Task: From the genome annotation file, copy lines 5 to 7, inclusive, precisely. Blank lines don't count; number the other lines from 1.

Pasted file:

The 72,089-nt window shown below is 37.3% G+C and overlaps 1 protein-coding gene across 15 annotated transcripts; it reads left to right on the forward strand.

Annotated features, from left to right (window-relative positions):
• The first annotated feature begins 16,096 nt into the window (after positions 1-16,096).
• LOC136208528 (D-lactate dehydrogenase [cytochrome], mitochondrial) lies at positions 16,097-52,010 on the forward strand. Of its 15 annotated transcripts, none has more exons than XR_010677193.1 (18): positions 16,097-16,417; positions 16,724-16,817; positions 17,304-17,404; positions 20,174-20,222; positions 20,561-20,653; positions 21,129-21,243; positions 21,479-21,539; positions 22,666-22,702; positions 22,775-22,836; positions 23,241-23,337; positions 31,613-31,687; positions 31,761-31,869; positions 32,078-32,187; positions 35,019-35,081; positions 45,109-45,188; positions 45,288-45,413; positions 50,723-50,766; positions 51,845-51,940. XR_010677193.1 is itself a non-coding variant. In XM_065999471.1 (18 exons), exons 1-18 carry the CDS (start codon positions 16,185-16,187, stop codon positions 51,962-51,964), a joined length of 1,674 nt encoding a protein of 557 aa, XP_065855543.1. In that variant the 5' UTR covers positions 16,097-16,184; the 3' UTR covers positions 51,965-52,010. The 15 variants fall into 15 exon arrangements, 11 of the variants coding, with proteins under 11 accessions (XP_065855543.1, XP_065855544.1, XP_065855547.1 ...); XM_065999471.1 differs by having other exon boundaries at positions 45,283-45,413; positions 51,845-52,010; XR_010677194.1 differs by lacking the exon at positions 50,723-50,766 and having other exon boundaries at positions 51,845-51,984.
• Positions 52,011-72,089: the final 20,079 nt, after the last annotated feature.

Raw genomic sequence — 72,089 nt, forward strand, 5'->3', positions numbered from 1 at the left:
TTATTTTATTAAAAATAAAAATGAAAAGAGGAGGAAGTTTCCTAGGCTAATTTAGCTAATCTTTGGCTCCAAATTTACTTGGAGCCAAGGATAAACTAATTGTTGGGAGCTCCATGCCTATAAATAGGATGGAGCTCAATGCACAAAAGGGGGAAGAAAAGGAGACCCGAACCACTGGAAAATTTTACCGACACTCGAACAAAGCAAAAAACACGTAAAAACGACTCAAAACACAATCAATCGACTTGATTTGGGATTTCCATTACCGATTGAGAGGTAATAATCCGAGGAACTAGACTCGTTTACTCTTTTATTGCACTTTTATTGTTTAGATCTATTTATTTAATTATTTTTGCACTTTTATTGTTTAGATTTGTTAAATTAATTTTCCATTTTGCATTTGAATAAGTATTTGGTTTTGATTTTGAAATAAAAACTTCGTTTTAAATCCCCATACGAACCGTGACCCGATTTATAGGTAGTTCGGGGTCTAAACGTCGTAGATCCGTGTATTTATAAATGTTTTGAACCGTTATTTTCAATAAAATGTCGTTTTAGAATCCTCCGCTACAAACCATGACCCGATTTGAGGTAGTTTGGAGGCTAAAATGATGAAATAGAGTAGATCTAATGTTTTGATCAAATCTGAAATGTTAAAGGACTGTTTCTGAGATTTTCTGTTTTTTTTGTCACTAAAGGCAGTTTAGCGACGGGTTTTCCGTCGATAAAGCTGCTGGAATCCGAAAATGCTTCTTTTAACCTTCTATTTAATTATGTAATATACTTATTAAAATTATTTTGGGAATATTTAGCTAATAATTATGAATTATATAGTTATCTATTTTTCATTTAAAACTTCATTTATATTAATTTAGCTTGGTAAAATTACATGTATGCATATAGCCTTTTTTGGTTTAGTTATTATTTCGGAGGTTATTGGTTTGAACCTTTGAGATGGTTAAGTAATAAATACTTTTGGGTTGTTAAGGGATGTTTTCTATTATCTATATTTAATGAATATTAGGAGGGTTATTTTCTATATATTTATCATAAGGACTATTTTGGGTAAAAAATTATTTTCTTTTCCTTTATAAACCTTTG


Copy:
• Positions 52,011-72,089: the final 20,079 nt, after the last annotated feature.

Raw genomic sequence — 72,089 nt, forward strand, 5'->3', positions numbered from 1 at the left:
TTATTTTATTAAAAATAAAAATGAAAAGAGGAGGAAGTTTCCTAGGCTAATTTAGCTAATCTTTGGCTCCAAATTTACTTGGAGCCAAGGATAAACTAATTGTTGGGAGCTCCATGCCTATAAATAGGATGGAGCTCAATGCACAAAAGGGGGAAGAAAAGGAGACCCGAACCACTGGAAAATTTTACCGACACTCGAACAAAGCAAAAAACACGTAAAAACGACTCAAAACACAATCAATCGACTTGATTTGGGATTTCCATTACCGATTGAGAGGTAATAATCCGAGGAACTAGACTCGTTTACTCTTTTATTGCACTTTTATTGTTTAGATCTATTTATTTAATTATTTTTGCACTTTTATTGTTTAGATTTGTTAAATTAATTTTCCATTTTGCATTTGAATAAGTATTTGGTTTTGATTTTGAAATAAAAACTTCGTTTTAAATCCCCATACGAACCGTGACCCGATTTATAGGTAGTTCGGGGTCTAAACGTCGTAGATCCGTGTATTTATAAATGTTTTGAACCGTTATTTTCAATAAAATGTCGTTTTAGAATCCTCCGCTACAAACCATGACCCGATTTGAGGTAGTTTGGAGGCTAAAATGATGAAATAGAGTAGATCTAATGTTTTGATCAAATCTGAAATGTTAAAGGACTGTTTCTGAGATTTTCTGTTTTTTTTGTCACTAAAGGCAGTTTAGCGACGGGTTTTCCGTCGATAAAGCTGCTGGAATCCGAAAATGCTTCTTTTAACCTTCTATTTAATTATGTAATATACTTATTAAAATTATTTTGGGAATATTTAGCTAATAATTATGAATTATATAGTTATCTATTTTTCATTTAAAACTTCATTTATATTAATTTAGCTTGGTAAAATTACATGTATGCATATAGCCTTTTTTGGTTTAGTTATTATTTCGGAGGTTATTGGTTTGAACCTTTGAGATGGTTAAGTAATAAATACTTTTGGGTTGTTAAGGGATGTTTTCTATTATCTATATTTAATGAATATTAGGAGGGTTATTTTCTATATATTTATCATAAGGACTATTTTGGGTAAAAAATTATTTTCTTTTCCTTTATAAACCTTTG